5. The carbon that hasn’t been eaten decomposes when the plant or animal dies. It either gets released back into the atmosphere or can be stored in the soil.
6. As well as this biological cycling, carbon is also exchanged between the atmosphere and the oceans.
Some plants—especially squishy ones, like tomatoes, for example—decompose pretty quickly, so they don’t hang on to carbon for very long. This means that there’s a portion of carbon that runs through the whole cycle (going from CO2 in the atmosphere, to carbon in plants and animals, and back into CO2 in the atmosphere) pretty quickly, relatively speaking.
But another portion of carbon is stored for a very long time—up to thousands of years. An example is the partly decayed organic matter from those plants and animals that managed not to get eaten. When exposed to heat and pressure in the Earth’s crust over long time periods, these are converted to carbon compounds such as coal or crude oil—known as fossil fuels.
When people use fossil fuels for energy, what they’re doing is taking these carbon-based compounds from the ground and burning them, releasing carbon dioxide in the process. Black coal, for example, is a fossil fuel known as a hydrocarbon; it contains carbon and hydrogen, as well as a few other things. When burnt, the carbon and hydrogen combine with oxygen from the air, producing water vapour (steam, which is usually used to power turbines that produce electricity) and carbon dioxide, which is released into the atmosphere. So, by releasing carbon that’s been sequestered by plants a a long time ago, we’re contributing to an excess of carbon dioxide in the Earth’s atmosphere which, in turn, traps the sun’s heat, contributing to rising temperatures.
Not just rainforests
Not only are we adding carbon dioxide to the atmosphere when we burn fossil fuels, but, when we clear forests for timber, for agriculture, or to make way for houses, we also reduce the capacity of our natural environment to take up CO2. It’s long been recognised that forests on land, such as rainforests, have an important part to play when it comes to mitigating the effects of global warming. That the health of our environment depends on the protection and regeneration of forests is a no-brainer. But they aren’t the only things to take in carbon dioxide and store carbon.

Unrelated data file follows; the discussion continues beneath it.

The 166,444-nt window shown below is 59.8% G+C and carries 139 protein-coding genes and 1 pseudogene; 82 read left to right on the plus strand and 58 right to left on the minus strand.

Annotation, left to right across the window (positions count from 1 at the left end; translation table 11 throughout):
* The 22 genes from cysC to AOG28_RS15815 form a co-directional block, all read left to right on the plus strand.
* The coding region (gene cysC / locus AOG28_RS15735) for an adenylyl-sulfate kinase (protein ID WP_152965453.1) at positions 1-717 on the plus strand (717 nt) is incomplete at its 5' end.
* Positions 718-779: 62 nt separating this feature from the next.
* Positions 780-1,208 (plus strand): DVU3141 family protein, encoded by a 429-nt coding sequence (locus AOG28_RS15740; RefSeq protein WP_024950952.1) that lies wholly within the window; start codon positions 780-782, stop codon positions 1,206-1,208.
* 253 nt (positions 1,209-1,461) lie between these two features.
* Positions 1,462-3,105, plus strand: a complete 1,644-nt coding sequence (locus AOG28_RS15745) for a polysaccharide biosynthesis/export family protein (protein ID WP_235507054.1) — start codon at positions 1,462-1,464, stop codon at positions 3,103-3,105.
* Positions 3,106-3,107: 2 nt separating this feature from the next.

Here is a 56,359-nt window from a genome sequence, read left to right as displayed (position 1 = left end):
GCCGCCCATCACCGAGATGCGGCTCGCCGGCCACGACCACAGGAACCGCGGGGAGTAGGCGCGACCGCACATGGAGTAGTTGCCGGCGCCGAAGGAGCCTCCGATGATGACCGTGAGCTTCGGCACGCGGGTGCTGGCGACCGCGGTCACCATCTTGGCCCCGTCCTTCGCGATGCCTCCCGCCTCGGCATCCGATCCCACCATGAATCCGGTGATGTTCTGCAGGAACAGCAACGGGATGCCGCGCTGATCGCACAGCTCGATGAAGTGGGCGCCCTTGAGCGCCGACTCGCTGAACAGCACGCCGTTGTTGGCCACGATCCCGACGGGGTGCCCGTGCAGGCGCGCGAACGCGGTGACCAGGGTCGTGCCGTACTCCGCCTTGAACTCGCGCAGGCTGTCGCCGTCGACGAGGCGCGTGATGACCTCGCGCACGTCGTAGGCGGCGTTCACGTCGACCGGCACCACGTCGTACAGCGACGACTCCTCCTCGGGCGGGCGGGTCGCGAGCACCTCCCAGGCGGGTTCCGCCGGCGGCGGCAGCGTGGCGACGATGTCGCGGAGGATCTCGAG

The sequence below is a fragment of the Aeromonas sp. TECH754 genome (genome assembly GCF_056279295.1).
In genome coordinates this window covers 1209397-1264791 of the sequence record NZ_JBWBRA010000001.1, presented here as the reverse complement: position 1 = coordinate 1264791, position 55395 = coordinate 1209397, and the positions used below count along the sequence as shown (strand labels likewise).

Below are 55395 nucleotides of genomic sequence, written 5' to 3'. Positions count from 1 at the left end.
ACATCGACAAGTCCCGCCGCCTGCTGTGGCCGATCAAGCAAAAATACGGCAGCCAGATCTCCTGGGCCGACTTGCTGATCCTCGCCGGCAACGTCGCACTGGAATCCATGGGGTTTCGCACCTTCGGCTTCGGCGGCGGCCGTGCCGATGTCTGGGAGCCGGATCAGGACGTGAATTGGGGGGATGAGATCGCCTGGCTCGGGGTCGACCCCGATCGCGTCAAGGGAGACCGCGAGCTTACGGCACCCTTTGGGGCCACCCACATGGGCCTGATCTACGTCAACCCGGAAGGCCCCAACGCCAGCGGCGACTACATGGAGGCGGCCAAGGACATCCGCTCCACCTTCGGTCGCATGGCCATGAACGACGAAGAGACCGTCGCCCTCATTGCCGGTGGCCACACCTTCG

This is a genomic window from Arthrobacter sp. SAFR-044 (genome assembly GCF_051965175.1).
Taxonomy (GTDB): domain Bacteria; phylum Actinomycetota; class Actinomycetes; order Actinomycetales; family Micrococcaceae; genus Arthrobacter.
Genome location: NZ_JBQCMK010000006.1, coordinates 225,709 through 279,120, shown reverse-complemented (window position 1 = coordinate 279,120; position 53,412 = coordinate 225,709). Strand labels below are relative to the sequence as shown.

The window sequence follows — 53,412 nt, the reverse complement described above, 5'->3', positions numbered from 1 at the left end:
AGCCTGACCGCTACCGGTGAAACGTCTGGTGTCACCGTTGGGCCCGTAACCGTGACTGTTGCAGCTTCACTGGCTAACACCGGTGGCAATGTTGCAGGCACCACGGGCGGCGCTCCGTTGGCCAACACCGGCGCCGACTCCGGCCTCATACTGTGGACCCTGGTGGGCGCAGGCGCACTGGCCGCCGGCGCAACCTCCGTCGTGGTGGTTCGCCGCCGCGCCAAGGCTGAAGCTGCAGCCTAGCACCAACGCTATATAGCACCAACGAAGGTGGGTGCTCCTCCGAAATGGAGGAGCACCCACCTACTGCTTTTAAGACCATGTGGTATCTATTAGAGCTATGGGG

More and more, scientists have been recognising that oceans, and marine plants of coastal ecosystems, also play important roles as carbon sinks. In fact, research has revealed that they are even more efficient at sequestering carbon than forests on land. Even though plant biomass (organic matter) in the oceans is only a fraction of that on land, it cycles almost the same amount of carbon each year. What’s more, it can store carbon for extremely long periods of time.
The carbon sequestered by the ocean and the things living in it, and by marine plants of coastal ecosystems, has become known as blue carbon (after the colour of the ocean).
Oceans and marine organisms
Oceans cover more than two-thirds of Earth’s surface. Not only do oceans support a vast array of marine and plant life, but both the waters themselves and the things living in them are vital for removing carbon dioxide from the atmosphere.
How ocean waters capture carbon
Ocean waters cycle carbon through a mechanism known as the solubility pump. Carbon dioxide from the atmosphere dissolves in the salty ocean. The colder the seawater, the more carbon dioxide is dissolved. Because cold water is denser than hot water, it sinks, taking the dissolved carbon down into deeper layers of the ocean. It won’t stay there forever—eventually rising again to the surface in warmer areas, such as near the equator. However, this movement depends on the turning over of the ocean, which can take up to a thousand years.
Thanks to this process, it’s estimated that the ocean has absorbed around a third of all the anthropogenic (that is, caused by people) carbon dioxide emissions since the beginning of industrialisation. While the ocean’s capacity to absorb carbon dioxide is large (80 per cent of all the carbon released by the activities of humans will end up there), it’s a slow process. As we release more carbon dioxide into the atmosphere, and the surface of the ocean takes up more of it, the ocean is becoming more acidic—with dire consequences for many marine organisms and ecosystems.
How ocean plants and animals capture carbon
Living organisms in the ocean also capture carbon. Like the leaves of plants on land, phytoplankton (microscopic marine plants) and algae capture carbon dioxide through photosynthesis, keeping the carbon. Of all the world’s carbon removed by photosynthesis, 55 per cent is captured by the living organisms in oceans. Organic material that isn’t eaten by other ocean creatures sinks and, over time, a proportion of it accumulates on the ocean floor as sediment (matter that settles to the bottom of water), where it can be stored for centuries.